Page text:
Cambridge University Library

Fragment of the Month: April 2012

A Judaeo-Arabic grammar of Classical Arabic: T-S Ar.31.254 and T-S 24.31

By Nadia Vidro

Medieval Jews in Islamic lands spoke and wrote Arabic. The majority of literary texts in Judaeo-Arabic are in more or less strict accord with the grammatical rules and stylistic requirements of Classical Arabic. Yet did Jews study Arabic grammar as a discipline? Although Jewish grammarians were clearly familiar with works on Arabic grammar and borrowed concepts, terminology and entire book passages from Muslim linguists, knowledge of Arabic grammatical theory does not seem to have been widespread. Indeed, in the introduction to his main work Kitāb al-Lumaʿ, Yona ibn Janāḥ complained that Jews ‘conversant and skilled’ in Arabic grammar were few. Moreover, book lists discovered in the Cairo Genizah do not mention grammars of Arabic. Previously, only one Judaeo-Arabic grammar of Classical Arabic was identified, in the II Firkovitch Collection in the National Library of Russia in St Petersburg.

Recently, two new fragments of a Judaeo-Arabic grammar of Classical Arabic have come to light in the Taylor-Schechter Collection. The fragments are T-S Ar.31.254 and T-S 24.31. They belong together and are part of a rotulus, a long narrow strip of paper with writing parallel to its short side. The rotulus (incomplete in its present state) bears three texts. Originally it held a Fatimid chancery document, written in large Arabic characters. Chancery documents were written on only one side of the paper and laid out with wide spaces between the lines, which made them very attractive for recycling as writing paper for other texts. Our document includes two such secondary texts. Firstly, at the top of both recto and verso of T-S Ar.31.254 two passages from a grammar of Classical Arabic have been copied in smaller Arabic characters. Secondly, a text in Hebrew characters is copied on the blank side and between the lines of the original Fatimid document.

 

T-S Ar.31.254

T-S Ar.31.254, showing the Classical Arabic grammar in Arabic characters at the top of the leaf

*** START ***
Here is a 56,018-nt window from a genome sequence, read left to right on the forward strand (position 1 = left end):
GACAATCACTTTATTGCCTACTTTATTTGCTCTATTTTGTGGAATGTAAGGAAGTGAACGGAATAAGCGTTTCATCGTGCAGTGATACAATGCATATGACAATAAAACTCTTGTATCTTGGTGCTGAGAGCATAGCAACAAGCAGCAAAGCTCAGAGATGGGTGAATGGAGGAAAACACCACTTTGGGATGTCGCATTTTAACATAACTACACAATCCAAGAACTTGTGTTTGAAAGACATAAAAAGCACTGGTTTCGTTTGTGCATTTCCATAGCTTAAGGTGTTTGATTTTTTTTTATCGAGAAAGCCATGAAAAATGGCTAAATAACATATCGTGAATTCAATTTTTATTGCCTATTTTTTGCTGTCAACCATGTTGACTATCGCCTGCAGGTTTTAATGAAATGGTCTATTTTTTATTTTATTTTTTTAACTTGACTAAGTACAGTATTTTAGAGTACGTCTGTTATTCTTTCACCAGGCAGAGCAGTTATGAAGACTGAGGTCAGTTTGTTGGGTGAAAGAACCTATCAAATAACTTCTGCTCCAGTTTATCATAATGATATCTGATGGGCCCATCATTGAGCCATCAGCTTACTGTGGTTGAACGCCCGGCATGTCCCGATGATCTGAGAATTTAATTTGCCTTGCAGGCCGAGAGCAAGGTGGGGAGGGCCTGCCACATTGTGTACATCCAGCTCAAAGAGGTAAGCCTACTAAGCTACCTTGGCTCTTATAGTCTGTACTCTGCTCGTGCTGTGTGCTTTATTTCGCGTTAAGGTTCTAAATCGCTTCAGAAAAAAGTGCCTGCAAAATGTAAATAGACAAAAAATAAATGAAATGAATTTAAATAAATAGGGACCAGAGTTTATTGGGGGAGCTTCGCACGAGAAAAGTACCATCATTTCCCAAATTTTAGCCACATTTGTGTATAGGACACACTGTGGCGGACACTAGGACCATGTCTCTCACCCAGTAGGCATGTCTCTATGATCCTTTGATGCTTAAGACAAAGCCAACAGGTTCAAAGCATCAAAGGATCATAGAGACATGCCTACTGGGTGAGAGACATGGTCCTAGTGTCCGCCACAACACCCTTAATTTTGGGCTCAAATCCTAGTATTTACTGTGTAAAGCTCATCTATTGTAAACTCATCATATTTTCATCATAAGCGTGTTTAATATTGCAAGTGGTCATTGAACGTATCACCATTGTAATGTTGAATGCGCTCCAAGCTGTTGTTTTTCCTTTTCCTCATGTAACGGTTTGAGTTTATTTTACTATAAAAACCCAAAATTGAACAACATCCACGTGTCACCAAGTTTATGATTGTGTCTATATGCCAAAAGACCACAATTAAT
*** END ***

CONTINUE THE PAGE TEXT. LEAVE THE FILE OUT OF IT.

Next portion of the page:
The text in Hebrew letters is a Judaeo-Arabic grammar of Classical Arabic. The grammar is divided into short chapters dealing primarily with basic matters of syntax and morphology, such as case endings in verbs and nouns, formation of the plural, or the gender and number of a verb in different syntactic positions. Each chapter summarises the subject matter in one or two sentences and provides a large number of examples. The topics discussed and the style of presentation suggest that the grammar was composed for pedagogical purposes and was intended for beginning students.

 

T-S 24.31

T-S 24.31, showing the grammar in Judaeo-Arabic, written between the lines of the Fatimid document

The tiny corpus of identified Arabic grammars in Judaeo-Arabic poses a number of questions. Are the grammars independent compositions, adaptations of a single Muslim grammar, or compilations of Muslim grammars? Whether independent compositions or adaptations, were the grammars produced by Jews or by Arabs and then copied in Hebrew characters by Jews? The grammar discovered by N. Basal in the II Firkovitch Collection is an adaptation of al-Lumaʿ fī al-ʿArabiyya byAbū al-Fatḥ ʿUthmān ibn Jinnī, an important 10th-century Muslim grammarian, but it also uses other grammars of Classical Arabic. The sources of the grammar from the T-S Collection remain to be studied, but it is already clear that the work bears traces of influence of the Kufan school of Arabic grammar. It is as yet impossible to say whether its author was a Jew or a Muslim. However, it seems likely that our grammar was initially produced in Arabic characters and later transcribed into Hebrew script. Indeed, odd words in Arabic script occur here and there in the Judaeo-Arabic text. Moreover, the spelling is classical rather than Middle Arabic. Thus, 3rd person plural verbs are consistently spelled with a final alef, e.g. קאלוא (‘they said’) instead of קאלו, which is more common in Judaeo-Arabic.

I intend to study and publish the fragments in the near future.

 

Bibliography

Basal, N., ‘A medieval Jewish grammar of classical Arabic : the attribute in a Judeo-Arabic adaption of Ibn Ğinnī’s “Al-luma”’, Zeitschrift für Arabische Linguistik 47 (2007), pp. 60–79.
Basal, N., ‘A Judaeo-Arabic Adaption of Ibn Ğinnī’s al-Lumaʿ fī al-ʿArabiyya’, in Lasker, D.J., H. Ben-Shammai, Alei Asor: Proceedings of the Tenth Conference of the Society for Judaeo-Arabic Studies (Beer Sheva, 2008), pp. 233–248 [in Hebrew].

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